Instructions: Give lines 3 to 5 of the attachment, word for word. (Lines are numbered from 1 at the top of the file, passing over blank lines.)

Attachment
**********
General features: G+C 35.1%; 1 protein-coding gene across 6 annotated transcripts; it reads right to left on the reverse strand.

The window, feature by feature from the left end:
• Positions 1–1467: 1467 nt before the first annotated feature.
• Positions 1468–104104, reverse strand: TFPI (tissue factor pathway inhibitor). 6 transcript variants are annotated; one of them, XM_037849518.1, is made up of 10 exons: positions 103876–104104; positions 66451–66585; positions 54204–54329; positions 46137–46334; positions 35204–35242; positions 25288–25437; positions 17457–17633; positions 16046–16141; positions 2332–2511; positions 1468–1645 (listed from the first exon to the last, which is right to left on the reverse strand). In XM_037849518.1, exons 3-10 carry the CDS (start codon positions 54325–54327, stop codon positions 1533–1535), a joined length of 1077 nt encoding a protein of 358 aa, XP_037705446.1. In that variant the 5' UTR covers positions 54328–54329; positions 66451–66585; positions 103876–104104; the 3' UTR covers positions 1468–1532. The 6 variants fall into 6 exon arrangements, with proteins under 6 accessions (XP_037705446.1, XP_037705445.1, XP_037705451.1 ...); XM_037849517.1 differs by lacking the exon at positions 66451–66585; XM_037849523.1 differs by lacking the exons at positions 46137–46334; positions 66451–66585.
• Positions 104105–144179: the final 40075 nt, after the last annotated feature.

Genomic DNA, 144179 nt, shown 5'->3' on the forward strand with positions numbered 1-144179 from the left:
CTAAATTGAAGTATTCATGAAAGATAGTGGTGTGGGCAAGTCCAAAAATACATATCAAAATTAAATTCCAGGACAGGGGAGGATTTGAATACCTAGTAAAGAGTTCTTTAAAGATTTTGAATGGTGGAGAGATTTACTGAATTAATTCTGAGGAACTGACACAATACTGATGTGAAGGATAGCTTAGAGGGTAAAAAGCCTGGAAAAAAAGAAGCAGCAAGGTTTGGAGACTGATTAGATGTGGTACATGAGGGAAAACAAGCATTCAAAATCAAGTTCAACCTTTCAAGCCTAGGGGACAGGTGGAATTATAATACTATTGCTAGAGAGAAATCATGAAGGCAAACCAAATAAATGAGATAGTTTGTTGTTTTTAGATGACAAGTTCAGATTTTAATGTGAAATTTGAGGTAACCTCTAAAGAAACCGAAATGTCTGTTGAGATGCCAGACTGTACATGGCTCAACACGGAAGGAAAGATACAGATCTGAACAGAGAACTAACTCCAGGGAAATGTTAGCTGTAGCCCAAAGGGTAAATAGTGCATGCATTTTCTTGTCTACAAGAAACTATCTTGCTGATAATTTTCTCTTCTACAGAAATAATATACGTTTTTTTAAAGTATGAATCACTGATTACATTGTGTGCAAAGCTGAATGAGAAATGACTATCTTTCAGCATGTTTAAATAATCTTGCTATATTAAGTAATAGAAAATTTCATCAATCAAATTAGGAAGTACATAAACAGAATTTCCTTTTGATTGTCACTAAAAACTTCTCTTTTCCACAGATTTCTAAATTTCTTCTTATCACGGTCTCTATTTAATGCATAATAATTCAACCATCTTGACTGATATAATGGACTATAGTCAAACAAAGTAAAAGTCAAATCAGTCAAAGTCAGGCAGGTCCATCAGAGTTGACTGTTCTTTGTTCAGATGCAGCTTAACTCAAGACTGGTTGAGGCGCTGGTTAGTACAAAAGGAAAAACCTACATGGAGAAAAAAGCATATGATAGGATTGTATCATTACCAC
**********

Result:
• Positions 1–1467: 1467 nt before the first annotated feature.
• Positions 1468–104104, reverse strand: TFPI (tissue factor pathway inhibitor). 6 transcript variants are annotated; one of them, XM_037849518.1, is made up of 10 exons: positions 103876–104104; positions 66451–66585; positions 54204–54329; positions 46137–46334; positions 35204–35242; positions 25288–25437; positions 17457–17633; positions 16046–16141; positions 2332–2511; positions 1468–1645 (listed from the first exon to the last, which is right to left on the reverse strand). In XM_037849518.1, exons 3-10 carry the CDS (start codon positions 54325–54327, stop codon positions 1533–1535), a joined length of 1077 nt encoding a protein of 358 aa, XP_037705446.1. In that variant the 5' UTR covers positions 54328–54329; positions 66451–66585; positions 103876–104104; the 3' UTR covers positions 1468–1532. The 6 variants fall into 6 exon arrangements, with proteins under 6 accessions (XP_037705446.1, XP_037705445.1, XP_037705451.1 ...); XM_037849517.1 differs by lacking the exon at positions 66451–66585; XM_037849523.1 differs by lacking the exons at positions 46137–46334; positions 66451–66585.
• Positions 104105–144179: the final 40075 nt, after the last annotated feature.